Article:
Absolute Beginners Guide to Learning Chinese: The Start of the Journey
I recently received an email from a friend of mine who read my blog and really enjoyed it (if you like what I’m doing, let me know! Seriously, it makes my day), but who was still hesitant about making the first step in beginning the journey of learning Chinese, for the simple reason that he did not know exactly where to start. From his message, I understood that he was also unsure about what this journey entailed (for it is a journey, albeit an immensely enjoyable and rewarding one, if done correctly), or what to expect along the way.
This article is for all of you in that very position. This is for all the complete beginners who don’t know where to start, particularly those that are on the fence about whether to start learning Chinese, or any other language, at all.
There are 7 days in the week, and someday is not one of them.
I will break my advice down into Myths, How to Begin, Essential Qualities of a Successful Language Learner, General Tips, and Motivation. This is a long, long, article. I tried to make it as comprehensive as possible. You have been warned.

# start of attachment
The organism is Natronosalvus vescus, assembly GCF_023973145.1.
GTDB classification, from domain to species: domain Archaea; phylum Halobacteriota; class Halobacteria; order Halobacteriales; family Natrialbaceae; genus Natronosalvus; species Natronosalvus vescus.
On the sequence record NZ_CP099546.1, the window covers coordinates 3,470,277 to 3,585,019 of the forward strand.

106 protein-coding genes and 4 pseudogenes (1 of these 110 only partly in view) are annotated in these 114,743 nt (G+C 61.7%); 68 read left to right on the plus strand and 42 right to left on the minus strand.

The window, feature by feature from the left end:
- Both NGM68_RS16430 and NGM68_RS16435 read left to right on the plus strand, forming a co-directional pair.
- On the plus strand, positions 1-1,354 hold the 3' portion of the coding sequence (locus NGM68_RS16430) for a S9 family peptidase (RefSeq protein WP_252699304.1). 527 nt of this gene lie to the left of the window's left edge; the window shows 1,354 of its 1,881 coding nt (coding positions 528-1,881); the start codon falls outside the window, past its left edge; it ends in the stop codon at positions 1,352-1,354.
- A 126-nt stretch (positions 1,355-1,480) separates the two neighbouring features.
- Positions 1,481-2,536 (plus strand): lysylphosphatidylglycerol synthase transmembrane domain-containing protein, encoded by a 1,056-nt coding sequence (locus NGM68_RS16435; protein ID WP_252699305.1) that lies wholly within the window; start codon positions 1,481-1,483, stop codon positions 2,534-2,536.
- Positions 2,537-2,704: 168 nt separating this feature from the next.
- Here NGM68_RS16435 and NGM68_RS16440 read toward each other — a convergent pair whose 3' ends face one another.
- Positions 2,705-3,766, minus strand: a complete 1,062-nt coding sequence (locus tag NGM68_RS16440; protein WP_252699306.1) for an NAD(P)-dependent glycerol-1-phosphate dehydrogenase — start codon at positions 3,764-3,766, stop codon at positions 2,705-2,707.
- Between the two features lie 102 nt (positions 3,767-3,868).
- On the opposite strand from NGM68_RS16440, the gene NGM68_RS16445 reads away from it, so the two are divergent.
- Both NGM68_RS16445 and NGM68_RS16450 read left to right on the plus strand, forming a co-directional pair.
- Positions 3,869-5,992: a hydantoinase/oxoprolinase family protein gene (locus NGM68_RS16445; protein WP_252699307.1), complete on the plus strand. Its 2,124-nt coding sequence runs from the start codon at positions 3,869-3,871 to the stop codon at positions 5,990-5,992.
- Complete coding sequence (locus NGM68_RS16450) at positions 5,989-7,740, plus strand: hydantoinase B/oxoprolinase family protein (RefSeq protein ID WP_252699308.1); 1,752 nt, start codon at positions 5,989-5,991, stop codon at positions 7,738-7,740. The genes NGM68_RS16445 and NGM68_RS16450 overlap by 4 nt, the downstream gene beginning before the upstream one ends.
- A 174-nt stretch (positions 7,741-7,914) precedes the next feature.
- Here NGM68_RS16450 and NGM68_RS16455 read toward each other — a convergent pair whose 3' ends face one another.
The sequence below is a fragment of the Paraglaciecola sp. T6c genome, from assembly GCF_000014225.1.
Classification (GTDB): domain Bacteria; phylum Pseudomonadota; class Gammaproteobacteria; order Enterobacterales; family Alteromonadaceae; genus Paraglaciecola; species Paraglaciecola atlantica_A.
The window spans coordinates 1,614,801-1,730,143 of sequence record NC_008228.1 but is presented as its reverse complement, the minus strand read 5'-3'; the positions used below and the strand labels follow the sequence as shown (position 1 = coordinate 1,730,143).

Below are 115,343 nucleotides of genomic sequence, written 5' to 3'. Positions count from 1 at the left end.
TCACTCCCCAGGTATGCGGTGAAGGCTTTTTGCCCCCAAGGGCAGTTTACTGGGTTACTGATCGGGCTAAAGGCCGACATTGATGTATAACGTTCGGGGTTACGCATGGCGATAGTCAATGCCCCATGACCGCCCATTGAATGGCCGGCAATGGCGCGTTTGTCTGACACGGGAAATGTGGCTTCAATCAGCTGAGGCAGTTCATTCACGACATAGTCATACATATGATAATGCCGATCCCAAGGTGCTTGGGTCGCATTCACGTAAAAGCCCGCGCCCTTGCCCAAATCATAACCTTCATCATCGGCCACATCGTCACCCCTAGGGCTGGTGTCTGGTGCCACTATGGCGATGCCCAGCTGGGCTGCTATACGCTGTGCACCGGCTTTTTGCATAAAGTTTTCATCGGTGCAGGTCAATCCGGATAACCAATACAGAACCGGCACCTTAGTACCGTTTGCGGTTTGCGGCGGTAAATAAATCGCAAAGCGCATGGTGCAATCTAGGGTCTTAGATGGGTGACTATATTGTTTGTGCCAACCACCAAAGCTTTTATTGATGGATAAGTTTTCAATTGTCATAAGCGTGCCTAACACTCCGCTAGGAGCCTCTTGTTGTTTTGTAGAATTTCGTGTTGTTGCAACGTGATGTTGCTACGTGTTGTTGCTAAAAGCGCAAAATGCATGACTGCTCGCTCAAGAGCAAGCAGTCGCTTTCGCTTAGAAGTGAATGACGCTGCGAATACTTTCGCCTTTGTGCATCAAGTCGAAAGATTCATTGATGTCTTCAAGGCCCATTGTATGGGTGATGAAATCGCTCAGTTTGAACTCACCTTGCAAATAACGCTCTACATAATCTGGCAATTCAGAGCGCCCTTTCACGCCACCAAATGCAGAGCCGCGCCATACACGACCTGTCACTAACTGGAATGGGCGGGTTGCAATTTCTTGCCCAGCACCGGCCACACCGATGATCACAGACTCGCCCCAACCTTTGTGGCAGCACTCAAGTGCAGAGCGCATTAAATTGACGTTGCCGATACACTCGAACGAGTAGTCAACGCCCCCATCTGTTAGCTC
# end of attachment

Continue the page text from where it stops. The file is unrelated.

- I’m not talented or smart enough to learn a language. This one is particularly prominent in people who once tried to learn a language, but have since given up. This is common where people have learn a language for many years at school, but who didn’t really learn anything. Now, firstly, it’s important for me to say that your success in school language classes are not at all representative of your actual ability, as these programs are designed to cater for a large class and do not take into account the different ways people learn (which is essential in language learning, where some techniques that work for some simply don’t work for others). They are also generally not very fun, as they tend to be geared toward passing exams and having perfect grammar, rather than actually being able to communicate in the language. Some language classes can be fine, too, but in order to really learn anything, the student is required to venture further and engage with their learning on their own. The only way you can ‘fail’ is if you give up for good. Humans have an inherent ability to learn languages, we have always been good at it. Throughout history, it has been commonplace for people to be bilingual – speaking their mother tongue as well as languages from neighbouring tribes and villages. In fact, the majority of the world today are at least bilingual, if not multi-lingual. And there’s no reason you can’t be, too. ‘Monolingualism’, speaking only one language, is a phenomenon that is actually predominantly confined to the Western world. We seem to have adopted a mistaken belief that learning other languages is both impossibly hard, but also unnecessary for English speakers due to English’s status as the current lingua franca. The truth is that learning a language has never been more important, due to the rise of countries such as China, Brazil and Russia, as well as because of the increasingly competitive job market arising from globalisation.